TSA spent $1.2 million on failed airline safety program
Even the air marshals knew it was a bad idea
The Golden Horseshoe is a weekly designation from Just the News intended to highlight egregious examples of wasteful taxpayer spending by the government. The ward is named for the horseshoe-shaped toilet seats for military airplanes that cost the Pentagon a whopping $640 each back in the 1980s.
This week, our award is going to the Department of Homeland Security and the Transportation Security Administration for spending $1.2 million on an ineffective airline safety program called "Quiet Skies."
The original goal of the program was to use enhanced screening procedures on passengers that the Federal Air Marshal Service determined to be higher risk. However, the program ultimately provoked an outcry among civil liberties groups that argued the government was unethically spying on American citizens.
The TSA has defended the operation in the past, writing that the agency's "intelligence professionals develop a set of risk-based, intelligence-driven scenario rules, which allow us to identify international travelers who may require enhanced screening."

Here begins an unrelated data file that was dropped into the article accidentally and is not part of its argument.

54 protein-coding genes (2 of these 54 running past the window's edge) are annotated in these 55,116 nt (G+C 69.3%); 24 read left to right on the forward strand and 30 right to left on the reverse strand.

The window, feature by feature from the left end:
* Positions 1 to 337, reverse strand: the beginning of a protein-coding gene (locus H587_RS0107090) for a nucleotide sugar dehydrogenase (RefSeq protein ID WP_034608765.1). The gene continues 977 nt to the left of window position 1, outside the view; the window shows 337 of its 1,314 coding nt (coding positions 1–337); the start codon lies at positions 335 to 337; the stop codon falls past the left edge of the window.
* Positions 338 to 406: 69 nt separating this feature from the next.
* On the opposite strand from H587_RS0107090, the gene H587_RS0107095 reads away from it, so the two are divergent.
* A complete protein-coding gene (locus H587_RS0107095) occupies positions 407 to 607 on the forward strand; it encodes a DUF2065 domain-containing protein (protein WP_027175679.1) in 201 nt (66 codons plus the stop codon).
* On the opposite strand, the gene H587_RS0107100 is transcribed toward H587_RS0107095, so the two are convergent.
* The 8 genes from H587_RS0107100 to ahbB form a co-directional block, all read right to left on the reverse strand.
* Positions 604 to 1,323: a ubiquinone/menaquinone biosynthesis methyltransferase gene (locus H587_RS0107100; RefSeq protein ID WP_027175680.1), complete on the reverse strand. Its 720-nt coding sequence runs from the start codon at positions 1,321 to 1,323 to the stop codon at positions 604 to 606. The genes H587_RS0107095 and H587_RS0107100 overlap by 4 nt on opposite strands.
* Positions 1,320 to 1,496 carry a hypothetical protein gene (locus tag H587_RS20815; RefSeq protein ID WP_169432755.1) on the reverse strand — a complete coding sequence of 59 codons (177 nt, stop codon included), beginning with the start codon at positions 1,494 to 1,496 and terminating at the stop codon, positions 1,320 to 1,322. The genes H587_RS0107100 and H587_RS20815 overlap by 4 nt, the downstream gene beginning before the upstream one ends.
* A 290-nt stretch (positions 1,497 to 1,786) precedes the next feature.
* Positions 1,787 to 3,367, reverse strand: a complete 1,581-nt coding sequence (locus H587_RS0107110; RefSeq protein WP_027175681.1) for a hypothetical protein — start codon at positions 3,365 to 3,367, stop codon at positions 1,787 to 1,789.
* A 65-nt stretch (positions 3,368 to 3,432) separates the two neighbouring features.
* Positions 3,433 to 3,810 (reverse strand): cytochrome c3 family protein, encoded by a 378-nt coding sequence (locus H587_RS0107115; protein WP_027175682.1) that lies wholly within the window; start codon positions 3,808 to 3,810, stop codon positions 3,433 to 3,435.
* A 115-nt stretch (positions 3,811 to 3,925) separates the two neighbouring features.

"These rules have strict oversight by the Department of Homeland Security, including the privacy, civil rights and liberties, and general counsel offices," continued the agency, in a defense of the program posted to its website in 2018.
A new inspector general report rejects the TSA's defense, highlighting instead the immense waste of taxpayer dollars spent on a program that it deemed a failure. "TSA did not properly plan, implement, and manage the Quiet Skies program to meet the program's mission of mitigating the threat to commercial aviation posed by higher risk passengers," reads the 30-page report.
"Specifically, TSA did not develop performance goals and measures to demonstrate program effectiveness, or always adhere to its own Quiet Skies guidance," the OIG document continues. "This occurred because TSA lacked sufficient oversight to ensure the Quiet Skies program operated as intended."
The report goes so far as to say that the TSA lacks sufficient "metrics, analysis, and controls" to determine any sort of efficacy of the Quiet Skies program. This is, of course, not the first time the agency has been accused of bungling a program due to a lack of centralized oversight and logistical prowess.
The Air Marshal National Council agreed with the recently released inspector general report, saying that it "outlines a sickening level of leadership and malfeasance." The council, which represents the federal marshals nationally, has long stood in opposition to Quiet Skies, which it calls a "complete disaster" and "yet another example of a program that has been completely mismanaged by an incompetent leadership."
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